Hungerford lies in the heart of the North Wessex Downs with the Kennet and Avon Canal running through it, so it’s the perfect base for exploring the countryside by foot or by boat. Famous for its antique shops, including the Hungerford Arcade, and often featured on BBC’s Bargain Hunt, it also has an independent bookshop, cookshop and much more to explore.
Events throughout the year include a three-week arts festival in summer and an evening Victorian Extravaganza in December plus it is the only place in the country that celebrates the annual Hocktide festival, an English Medieval tradition celebrated on the second Tuesday after Easter Sunday.
Hungerford is easily accessible by train and has a market every Wednesday.
This handsome former staging post on the London to Bristol road has developed into a stylish and cosmopolitan market town. With a wide High Street lined with beautiful old buildings and many independent retailers, including The Merchants House dating back to the 17th Century, it’s a great place to come if you are looking for art, old books or antiques. Explore the back streets and alleyways for even more cafes and interesting shops.
Follow the ‘Blue Plaque Walk’ to explore the town through its connections to people and history or visit the 15th Century Church at the end of the High Street.
Marlborough holds a market every Wednesday and Saturday as well as a communities’ market on the first Sunday of the month.
With its own train station and the Kennet and Avon Canal passing through, Pewsey is a delightful place to stop for a cup of tea or set off for a walk. It has a pretty wharf where you can watch the narrow boats go by and a wonderful heritage centre based in a Victorian foundry which showcases Pewsey life through the ages. There’s a music festival in August and carnival in September, which culminates in an illuminated procession.
Taking its name from an early church built of white chalk and sitting at the head of the famous River Test, Whitchurch is the southern gateway to the North Wessex Downs. This picturesque town is home to many listed buildings and the UK’s only working silk mill still weaving on historic looms. Built in 1815, the mill is open for visitors and features the original mill wheel and Victorian machinery plus beautiful fabrics on the looms. Whitchurch is a Walkers Are Welcome accredited town, has its own train station and is an excellent base from which to explore the surrounding countryside.
For more information go to whitchurch.org.uk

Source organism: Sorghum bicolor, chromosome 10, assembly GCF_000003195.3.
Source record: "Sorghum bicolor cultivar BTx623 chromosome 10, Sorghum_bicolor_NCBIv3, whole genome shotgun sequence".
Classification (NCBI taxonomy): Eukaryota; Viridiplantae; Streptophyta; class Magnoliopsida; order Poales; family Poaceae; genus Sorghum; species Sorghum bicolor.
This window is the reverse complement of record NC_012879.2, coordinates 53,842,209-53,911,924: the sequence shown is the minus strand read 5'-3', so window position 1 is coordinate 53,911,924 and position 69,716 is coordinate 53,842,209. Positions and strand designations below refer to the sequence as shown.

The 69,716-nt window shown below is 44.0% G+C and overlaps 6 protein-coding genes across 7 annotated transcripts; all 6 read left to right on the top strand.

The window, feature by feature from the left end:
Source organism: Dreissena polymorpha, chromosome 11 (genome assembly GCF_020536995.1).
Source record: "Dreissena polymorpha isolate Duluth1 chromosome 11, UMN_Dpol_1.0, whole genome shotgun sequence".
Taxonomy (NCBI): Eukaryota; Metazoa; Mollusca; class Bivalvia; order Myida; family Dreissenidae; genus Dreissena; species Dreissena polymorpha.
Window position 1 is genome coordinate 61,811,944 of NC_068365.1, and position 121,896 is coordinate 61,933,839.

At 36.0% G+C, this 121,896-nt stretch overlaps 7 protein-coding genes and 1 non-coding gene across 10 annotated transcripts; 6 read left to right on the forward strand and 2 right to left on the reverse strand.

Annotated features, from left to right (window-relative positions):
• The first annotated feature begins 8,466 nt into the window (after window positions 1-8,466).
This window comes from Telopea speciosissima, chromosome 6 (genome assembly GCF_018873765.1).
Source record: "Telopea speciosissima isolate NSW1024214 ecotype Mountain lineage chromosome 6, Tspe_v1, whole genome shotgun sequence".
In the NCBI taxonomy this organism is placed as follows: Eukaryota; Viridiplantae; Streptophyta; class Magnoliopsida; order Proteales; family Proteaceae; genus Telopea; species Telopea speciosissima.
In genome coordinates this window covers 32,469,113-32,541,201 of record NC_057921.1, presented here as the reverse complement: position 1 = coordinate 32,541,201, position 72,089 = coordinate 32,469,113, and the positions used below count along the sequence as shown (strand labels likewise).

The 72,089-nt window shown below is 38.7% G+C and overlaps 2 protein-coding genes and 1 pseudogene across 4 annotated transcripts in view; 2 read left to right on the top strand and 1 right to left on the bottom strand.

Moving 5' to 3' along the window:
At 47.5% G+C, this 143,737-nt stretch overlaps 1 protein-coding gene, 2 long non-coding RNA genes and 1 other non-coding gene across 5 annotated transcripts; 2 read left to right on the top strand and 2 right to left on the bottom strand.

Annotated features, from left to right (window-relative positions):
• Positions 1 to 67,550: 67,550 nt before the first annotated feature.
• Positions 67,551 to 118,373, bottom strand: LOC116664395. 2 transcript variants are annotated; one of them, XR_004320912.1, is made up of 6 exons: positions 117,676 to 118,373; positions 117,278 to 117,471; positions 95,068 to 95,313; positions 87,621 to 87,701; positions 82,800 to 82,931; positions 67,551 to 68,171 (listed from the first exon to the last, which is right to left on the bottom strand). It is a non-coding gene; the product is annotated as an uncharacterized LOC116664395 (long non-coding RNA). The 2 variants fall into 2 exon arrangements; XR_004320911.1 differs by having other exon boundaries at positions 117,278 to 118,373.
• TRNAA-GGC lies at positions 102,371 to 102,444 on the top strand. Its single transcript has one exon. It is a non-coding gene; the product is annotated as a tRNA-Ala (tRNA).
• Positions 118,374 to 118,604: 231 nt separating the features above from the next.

Located just to the north of the Ridgeway National Trail lies this historic market town – birthplace of King Alfred the Great. The Vale and Downland Museum is a great place to discover more about the Downs with galleries covering local archeology, crafts and technologies and children-friendly hands-on experiences. Events in the town include a Summer Arts Festival, Carnival and a Literary Festival. And if you’re interested in literature the town has many literary connections: Thomas Hardy’s ‘Jude the Obscure’ was set in nearby Letcombe Bassett (where ‘Arabella’s Cottage’ can still be seen) and Sir John Betjeman was a long-time resident. Stretch your legs along the Letcombe Brook – a beautiful chalk stream – where you might see water voles and otters. You can pick up a leaflet about the brook from the museum.
Market days are Wednesday and Saturday with a Farmers’ Market on the last Saturday of the month (morning only).
Sitting on the Kennet and Avon Canal, at the western edge of the AONB, this charming town has plenty to explore. Check out the award-winning Wiltshire Museum which has the finest Bronze Age archaeology collection in England while the Kennet & Avon Canal Trust Museum tells the story of the construction and restoration of the canal. Take a trip to the visitor centre at Wadworth Brewery where you might get to meet the Shire horses who still deliver beer to local pubs. Roundway Down is just to the north of the town: with its Iron Age Hill Fort and 68 acre nature reserve it offers stunning panoramic views along a nature trail.
Devizes have a farmers’ market every 1st Saturday of the month as well as an indoor market every Thursday and Saturday
Goring and Streatley
These two villages lie either side of the River Thames and mark the spot where three ancient routes meet – the Ridgeway, the Icknield Way and the Thames. The bridge between the two villages provides wonderful insta-worthy photographic opportunities or … just stand and admire the view! Take a boat trip, enjoy breakfast at an award-winning café, browse the shops in Goring High Street, stroll along the Thames Path or, if you’re feeling energetic, wander out into the local countryside for wildlife and fantastic views of the Goring Gap.
Regarded as one of the most beautiful villages in England, Kintbury has its own train station as well as one of the few remaining horse-drawn barges pulled by cross-Shire horses Monty and Drummer. Take a circular walk along the canal from the station, through the churchyard and into the village or visit the newt ponds – home to the nationally-rare and protected great crested newt. Or just enjoy a pint sitting by the canal and watch the world go by!
Taking its name from the centuries-old sheep breeding in the area, Lambourn has more recently become synonymous with the horse racing industry, with over 50 yards and 2,000 horses based around the town. The springy chalk downland and large open spaces are ideal terrain for gallops. At Easter, the annual Lambourn Open Day gives access to many of the yards with many events and family-friendly activities. Marking the half-way point (ish) on the Lambourn Valley Way between Uffington and Newbury it is a good stop-off for refreshment or to hop on a bus!
Pannier King Alfreds Way Route Cycling UK - The Ridgeway; Roundway, Andrew Perrott; Streatley; Kintbury duck, Ann Shepley; Lambourn Goose Green